Update: December 22, 2017
California Supreme Court Exposes Drug Makers to Additional Liabilities
Summary: The California Supreme Court ruling came in a lawsuit against drug company Novartis by the children of a woman who while pregnant in 2007 was prescribed a generic version of the drug terbutaline — an asthma medication that Novartis once sold under the brand name Brethine. The drug was used to stop the mother’s premature labor, but the children claim it caused them to suffer brain injuries.
More Information on Terbutaline
Terbutaline Sulfate, sold under the brand names Brethine and Bricanyl, is an asthma medication that has come to be used on an “off-label” basis to treat preterm labor. Premature labor occurs in nearly 20 percent of all pregnancies in the United States and an estimated 1 million women annually are treated with Terbutaline or similar drugs to halt early contractions.
What is Off-Label Use?
The use of Terbutaline for this purpose is not an approved use by the Food and Drug Administration (“FDA”) and is considered “off-label” since it was not used as intended for asthma. As early as 1997 the FDA issued its first warning concerning the potential dangers associated with the use of this drug for the treatment and prevention of preterm labor. As noted by the FDA, “The approved labeling for terbutaline…states that the drug should not be used for management of preterm labor.”
Evidence and Studies Against the Use of Terbutaline
Supporting the reasons for not using Terbutaline to manage preterm labor, studies have revealed a link between the use of terbutaline during pregnancy and an increased risk of brain damage and cognitive deficits. These conditions manifest themselves at infancy, continue through adolescence and cause permanent disabilities. A study conducted at Duke University showed that the use of terbutaline may leave the brains of children susceptible to other chemicals present in the environment. The researchers suggest that such an exposure predispose newborns and infants to fall victim to particular ailments and medical conditions in the future.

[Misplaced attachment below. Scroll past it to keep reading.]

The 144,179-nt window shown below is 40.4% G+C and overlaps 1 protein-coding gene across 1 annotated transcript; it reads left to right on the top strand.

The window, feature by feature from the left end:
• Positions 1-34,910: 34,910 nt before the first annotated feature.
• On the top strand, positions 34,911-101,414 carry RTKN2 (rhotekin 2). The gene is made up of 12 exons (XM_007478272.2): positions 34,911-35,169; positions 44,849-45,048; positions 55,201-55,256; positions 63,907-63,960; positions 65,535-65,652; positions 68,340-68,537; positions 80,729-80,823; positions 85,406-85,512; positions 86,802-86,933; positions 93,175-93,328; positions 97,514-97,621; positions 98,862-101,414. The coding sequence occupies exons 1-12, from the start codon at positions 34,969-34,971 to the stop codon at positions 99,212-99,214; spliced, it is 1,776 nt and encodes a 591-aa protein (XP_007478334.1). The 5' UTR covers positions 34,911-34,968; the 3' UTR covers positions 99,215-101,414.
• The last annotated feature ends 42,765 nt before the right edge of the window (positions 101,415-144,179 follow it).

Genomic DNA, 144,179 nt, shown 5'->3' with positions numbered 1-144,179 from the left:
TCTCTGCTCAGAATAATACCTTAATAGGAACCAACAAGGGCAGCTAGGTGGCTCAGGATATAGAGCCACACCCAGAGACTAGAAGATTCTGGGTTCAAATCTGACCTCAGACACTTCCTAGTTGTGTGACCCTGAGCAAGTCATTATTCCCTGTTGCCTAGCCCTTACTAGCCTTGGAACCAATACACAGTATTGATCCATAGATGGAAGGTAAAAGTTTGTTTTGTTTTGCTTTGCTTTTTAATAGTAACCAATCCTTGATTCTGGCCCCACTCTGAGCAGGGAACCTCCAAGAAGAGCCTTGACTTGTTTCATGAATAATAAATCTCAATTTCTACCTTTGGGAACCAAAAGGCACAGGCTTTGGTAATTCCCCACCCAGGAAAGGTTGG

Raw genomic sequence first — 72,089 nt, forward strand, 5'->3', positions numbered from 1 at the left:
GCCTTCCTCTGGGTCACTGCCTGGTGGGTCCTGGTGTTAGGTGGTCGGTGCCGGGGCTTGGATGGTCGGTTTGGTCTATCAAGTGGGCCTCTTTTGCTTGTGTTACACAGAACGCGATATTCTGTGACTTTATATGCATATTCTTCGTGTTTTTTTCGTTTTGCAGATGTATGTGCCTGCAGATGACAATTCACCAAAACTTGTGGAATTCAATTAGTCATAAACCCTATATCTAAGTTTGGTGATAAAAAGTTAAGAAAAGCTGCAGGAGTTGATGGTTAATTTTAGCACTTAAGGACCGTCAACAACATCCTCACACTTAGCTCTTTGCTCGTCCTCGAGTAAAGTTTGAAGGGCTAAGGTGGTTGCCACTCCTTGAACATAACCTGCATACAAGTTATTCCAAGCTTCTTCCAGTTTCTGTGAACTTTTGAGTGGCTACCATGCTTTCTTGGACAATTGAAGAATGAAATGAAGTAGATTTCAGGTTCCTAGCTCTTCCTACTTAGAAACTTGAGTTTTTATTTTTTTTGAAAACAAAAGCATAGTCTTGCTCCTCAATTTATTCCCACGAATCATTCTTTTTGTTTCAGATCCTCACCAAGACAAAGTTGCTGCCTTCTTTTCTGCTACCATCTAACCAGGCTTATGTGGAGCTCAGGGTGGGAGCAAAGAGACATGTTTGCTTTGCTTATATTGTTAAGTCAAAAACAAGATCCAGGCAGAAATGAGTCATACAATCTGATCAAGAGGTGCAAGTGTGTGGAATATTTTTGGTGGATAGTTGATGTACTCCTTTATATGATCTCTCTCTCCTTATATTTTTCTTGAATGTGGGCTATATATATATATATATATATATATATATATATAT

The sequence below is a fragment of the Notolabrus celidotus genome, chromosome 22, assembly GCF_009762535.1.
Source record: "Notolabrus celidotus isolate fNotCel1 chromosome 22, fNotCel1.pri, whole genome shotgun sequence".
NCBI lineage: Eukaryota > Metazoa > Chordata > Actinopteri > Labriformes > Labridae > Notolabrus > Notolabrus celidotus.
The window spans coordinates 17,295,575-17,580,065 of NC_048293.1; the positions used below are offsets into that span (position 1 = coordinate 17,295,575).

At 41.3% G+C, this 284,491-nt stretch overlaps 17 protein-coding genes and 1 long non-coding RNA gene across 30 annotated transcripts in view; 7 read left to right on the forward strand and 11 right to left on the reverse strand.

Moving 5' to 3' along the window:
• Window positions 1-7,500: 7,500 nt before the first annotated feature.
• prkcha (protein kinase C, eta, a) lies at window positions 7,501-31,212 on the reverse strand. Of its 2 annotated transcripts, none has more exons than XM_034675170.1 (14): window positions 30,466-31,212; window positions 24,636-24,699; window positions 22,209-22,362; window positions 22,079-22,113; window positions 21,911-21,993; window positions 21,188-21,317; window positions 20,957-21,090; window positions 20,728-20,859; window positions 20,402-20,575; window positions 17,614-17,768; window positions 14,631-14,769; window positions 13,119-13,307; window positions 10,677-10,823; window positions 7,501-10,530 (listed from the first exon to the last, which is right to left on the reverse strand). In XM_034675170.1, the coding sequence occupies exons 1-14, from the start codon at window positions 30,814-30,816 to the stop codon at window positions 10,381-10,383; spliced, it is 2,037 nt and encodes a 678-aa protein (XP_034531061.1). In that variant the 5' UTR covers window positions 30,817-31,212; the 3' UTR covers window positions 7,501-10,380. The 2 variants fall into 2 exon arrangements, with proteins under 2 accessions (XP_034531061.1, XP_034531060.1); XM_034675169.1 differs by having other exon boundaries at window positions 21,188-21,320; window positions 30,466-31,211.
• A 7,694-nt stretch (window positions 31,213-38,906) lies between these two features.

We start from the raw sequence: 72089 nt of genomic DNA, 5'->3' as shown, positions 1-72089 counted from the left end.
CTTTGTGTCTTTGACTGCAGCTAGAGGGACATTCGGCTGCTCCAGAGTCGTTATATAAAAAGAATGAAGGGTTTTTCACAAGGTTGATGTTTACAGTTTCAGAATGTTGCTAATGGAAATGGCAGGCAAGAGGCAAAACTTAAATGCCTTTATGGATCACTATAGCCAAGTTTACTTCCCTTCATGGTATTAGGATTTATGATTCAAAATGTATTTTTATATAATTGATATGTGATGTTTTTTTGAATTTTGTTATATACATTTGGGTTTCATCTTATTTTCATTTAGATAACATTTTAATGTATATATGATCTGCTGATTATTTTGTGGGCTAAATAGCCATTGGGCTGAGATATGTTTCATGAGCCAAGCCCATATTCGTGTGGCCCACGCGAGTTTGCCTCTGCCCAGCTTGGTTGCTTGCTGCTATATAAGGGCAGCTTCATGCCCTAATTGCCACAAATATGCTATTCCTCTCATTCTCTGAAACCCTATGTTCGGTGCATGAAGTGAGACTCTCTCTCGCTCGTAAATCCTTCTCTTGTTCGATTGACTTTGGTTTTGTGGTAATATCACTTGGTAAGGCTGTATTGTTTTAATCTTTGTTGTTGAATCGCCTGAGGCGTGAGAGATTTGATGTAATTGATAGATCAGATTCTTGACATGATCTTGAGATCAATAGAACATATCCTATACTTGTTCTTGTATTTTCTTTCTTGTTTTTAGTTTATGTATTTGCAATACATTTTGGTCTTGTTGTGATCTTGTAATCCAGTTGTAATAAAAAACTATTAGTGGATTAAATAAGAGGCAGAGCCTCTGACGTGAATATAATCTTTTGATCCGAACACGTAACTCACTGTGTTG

Consistent with the findings of the Duke University study, the National Asthma Education and Prevention Program has recommended that Terbutaline no longer be given to women with mild intermittent asthma while they are pregnant. The reason for this recommendation was that drugs such as Terbutaline, when administered to pregnant women, also penetrate to the fetus where they affect brain development.
Even the American College of Obstetrics and Gynecology (“ACOG”) warns against the use of terbutaline to prevent preterm labor, when they stated in a Technical Bulletin to its members that “no studies have convincingly demonstrated an improvement in survival or any index of long-term neonatal outcome with the use of tocolytic (Terbutaline) therapy. On the other hand, the potential damages of tocolytic therapy to the mother and the neonate are well documented.”
In spite of these facts, it is believed that many physicians continued to treat their pregnant patients with Terbutaline.
Have You or a Child Been Affected?
Due to previous national laws which protected drug companies from the liability of the side effects of their generic drugs, our firm is encouraging those affected to seek a legal consultation. We understand you may have several questions, and the best way to ensure you receive the most reliable information is to speak with a lawyer as each individual carries a unique case with varying details yet common fundamentals.
To contact us, you may use the email form on this webpage or call, 212-233-2100.
Note: During the 2017 holidays it is best recommended to make initial contact by email form and we will return your call typically in one business day or as soon as possible. Please include details that you believe Terbutaline was used during pregnancy and what affects it may have had on you or your child.